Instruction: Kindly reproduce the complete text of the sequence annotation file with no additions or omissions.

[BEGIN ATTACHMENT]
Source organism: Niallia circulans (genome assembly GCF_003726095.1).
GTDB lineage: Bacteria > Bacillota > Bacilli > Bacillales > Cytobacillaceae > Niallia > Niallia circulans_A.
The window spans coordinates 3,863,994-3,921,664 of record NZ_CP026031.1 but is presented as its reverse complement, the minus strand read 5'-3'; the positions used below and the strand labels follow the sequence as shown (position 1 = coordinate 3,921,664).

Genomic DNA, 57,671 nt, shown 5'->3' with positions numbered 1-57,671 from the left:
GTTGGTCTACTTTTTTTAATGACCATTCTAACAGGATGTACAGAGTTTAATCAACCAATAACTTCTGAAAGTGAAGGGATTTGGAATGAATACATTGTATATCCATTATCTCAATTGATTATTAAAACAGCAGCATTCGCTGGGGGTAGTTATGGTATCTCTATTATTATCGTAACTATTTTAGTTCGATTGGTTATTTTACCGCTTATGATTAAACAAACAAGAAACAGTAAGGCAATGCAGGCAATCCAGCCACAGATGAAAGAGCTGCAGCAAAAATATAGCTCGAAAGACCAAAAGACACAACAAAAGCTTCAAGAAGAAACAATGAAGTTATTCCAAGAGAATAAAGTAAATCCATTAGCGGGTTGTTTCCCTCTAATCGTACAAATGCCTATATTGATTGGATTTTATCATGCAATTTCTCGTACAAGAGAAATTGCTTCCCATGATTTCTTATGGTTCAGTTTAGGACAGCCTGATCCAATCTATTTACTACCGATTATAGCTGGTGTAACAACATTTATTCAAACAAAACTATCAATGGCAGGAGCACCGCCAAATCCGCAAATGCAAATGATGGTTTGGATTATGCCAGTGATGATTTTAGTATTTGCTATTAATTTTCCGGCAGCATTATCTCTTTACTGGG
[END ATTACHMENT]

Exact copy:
Source organism: Niallia circulans (genome assembly GCF_003726095.1).
GTDB lineage: Bacteria > Bacillota > Bacilli > Bacillales > Cytobacillaceae > Niallia > Niallia circulans_A.
The window spans coordinates 3,863,994-3,921,664 of record NZ_CP026031.1 but is presented as its reverse complement, the minus strand read 5'-3'; the positions used below and the strand labels follow the sequence as shown (position 1 = coordinate 3,921,664).

Genomic DNA, 57,671 nt, shown 5'->3' with positions numbered 1-57,671 from the left:
GTTGGTCTACTTTTTTTAATGACCATTCTAACAGGATGTACAGAGTTTAATCAACCAATAACTTCTGAAAGTGAAGGGATTTGGAATGAATACATTGTATATCCATTATCTCAATTGATTATTAAAACAGCAGCATTCGCTGGGGGTAGTTATGGTATCTCTATTATTATCGTAACTATTTTAGTTCGATTGGTTATTTTACCGCTTATGATTAAACAAACAAGAAACAGTAAGGCAATGCAGGCAATCCAGCCACAGATGAAAGAGCTGCAGCAAAAATATAGCTCGAAAGACCAAAAGACACAACAAAAGCTTCAAGAAGAAACAATGAAGTTATTCCAAGAGAATAAAGTAAATCCATTAGCGGGTTGTTTCCCTCTAATCGTACAAATGCCTATATTGATTGGATTTTATCATGCAATTTCTCGTACAAGAGAAATTGCTTCCCATGATTTCTTATGGTTCAGTTTAGGACAGCCTGATCCAATCTATTTACTACCGATTATAGCTGGTGTAACAACATTTATTCAAACAAAACTATCAATGGCAGGAGCACCGCCAAATCCGCAAATGCAAATGATGGTTTGGATTATGCCAGTGATGATTTTAGTATTTGCTATTAATTTTCCGGCAGCATTATCTCTTTACTGGG